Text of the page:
Northern Mockingbirds and several species of raptors are the more common culprits known to ‘dive bomb’ intruders that get too close to their nesting site. This behavior typically consists of swift, lunging movements toward the intruder with their wings or talons. Direct contact is rarely made, but the movements by these birds can be persistent and startling. When possible, keep yourself and your pets away from the nesting area until the young are ready to fly (three to four weeks after eggs hatch) and the parents are no longer so protective. If you must walk past the nest, wave your arms slowly overhead to keep the birds at a distance, or consider carrying an umbrella.

Under the Migratory Bird Treaty Act, raptors and their active nests are protected. Nests with eggs or young present cannot be moved without the proper permits from the US Fish and Wildlife Service and NDOW. To prevent raptors from nesting in your yard, keep trees trimmed to limit nesting sites, and remove any empty nests to discourage raptors from returning during the next nesting season.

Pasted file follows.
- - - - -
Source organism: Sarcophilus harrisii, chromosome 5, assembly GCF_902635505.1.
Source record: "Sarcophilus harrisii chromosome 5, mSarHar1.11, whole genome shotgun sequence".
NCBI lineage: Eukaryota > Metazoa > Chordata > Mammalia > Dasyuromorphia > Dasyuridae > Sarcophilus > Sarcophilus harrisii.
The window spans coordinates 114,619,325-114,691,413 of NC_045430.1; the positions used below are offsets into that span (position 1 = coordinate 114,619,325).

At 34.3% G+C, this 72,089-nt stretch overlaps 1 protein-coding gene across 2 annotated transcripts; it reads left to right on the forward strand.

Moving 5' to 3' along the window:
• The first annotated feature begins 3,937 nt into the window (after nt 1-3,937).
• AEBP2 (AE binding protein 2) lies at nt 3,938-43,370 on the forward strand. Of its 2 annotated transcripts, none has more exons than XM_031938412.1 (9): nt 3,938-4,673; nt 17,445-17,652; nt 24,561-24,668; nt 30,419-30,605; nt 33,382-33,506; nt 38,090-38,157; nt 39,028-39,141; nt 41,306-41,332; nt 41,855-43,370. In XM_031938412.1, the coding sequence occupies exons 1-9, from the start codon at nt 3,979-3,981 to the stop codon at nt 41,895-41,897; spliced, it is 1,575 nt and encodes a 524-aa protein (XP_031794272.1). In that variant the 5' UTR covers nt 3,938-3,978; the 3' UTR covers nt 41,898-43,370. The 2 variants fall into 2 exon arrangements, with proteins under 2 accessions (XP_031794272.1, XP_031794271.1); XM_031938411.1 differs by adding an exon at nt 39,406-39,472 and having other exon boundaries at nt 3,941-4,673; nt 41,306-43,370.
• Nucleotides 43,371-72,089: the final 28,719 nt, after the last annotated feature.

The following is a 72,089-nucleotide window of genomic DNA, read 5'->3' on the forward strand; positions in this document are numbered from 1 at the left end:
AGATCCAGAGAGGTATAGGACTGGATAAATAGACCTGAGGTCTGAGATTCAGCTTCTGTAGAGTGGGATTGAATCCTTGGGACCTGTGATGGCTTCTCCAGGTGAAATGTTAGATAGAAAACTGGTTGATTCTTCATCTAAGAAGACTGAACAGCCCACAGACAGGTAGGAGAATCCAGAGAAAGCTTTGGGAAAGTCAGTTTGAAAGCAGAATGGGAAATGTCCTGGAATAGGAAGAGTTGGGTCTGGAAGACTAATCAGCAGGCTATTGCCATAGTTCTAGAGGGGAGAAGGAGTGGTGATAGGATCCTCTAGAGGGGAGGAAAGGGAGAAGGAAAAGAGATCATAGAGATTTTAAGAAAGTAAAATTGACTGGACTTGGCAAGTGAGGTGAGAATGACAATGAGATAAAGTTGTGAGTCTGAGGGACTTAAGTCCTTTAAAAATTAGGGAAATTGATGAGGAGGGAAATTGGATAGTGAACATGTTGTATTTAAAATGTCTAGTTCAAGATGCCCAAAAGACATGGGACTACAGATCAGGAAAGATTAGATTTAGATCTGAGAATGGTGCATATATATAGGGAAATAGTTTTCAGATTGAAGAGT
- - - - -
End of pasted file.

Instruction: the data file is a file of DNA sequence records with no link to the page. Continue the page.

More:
What if I find an injured raptor?

Sometimes raptors get sick or get injured. Collisions with cars and power lines are not uncommon. If you see a raptor that appears to be injured, observe its behavior for a few minutes, note the exact location, and take a picture if you can. Raptors will sometimes stand on the ground to rest after eating, or young raptors that have just left the nest (fledglings) may spend weeks hopping on the ground before they are fully capable of flight. Both of these behaviors are normal and are no cause for alarm. If you are witnessing behavior that is abnormal, or you are unsure, contact NDOW to help determine if the bird needs help. Please do not attempt to feed or provide water to an injured raptor – in some cases, this can lead to more harm than good.

Common poorwills are often mistaken for injured owls because they are typically found lying on the ground, day or night, as if in distress. They are speckled gray and brown in color and have whisker-like feathers around a very small beak, black eyes, and a large mouth for scooping up insects on the wing. They are primarily active at dusk and night.

In the colder months, the Common Poorwill enters a hibernation-like state, called torpor, where it slows its body functions to conserve energy and heat. The bird’s heart rate, breathing, and body temperature all slow down and will stay like that for hours, sometimes even weeks. Should you encounter a bird in this state, it should be left alone. If it is in an area with nearby hazards, a simple nudge with an object or loud noises can wake it from its slumber and encourage it to move elsewhere.

If one has been picked up by mistake, ideally it should be returned to a safe area, placed in shade away from foot traffic, and released.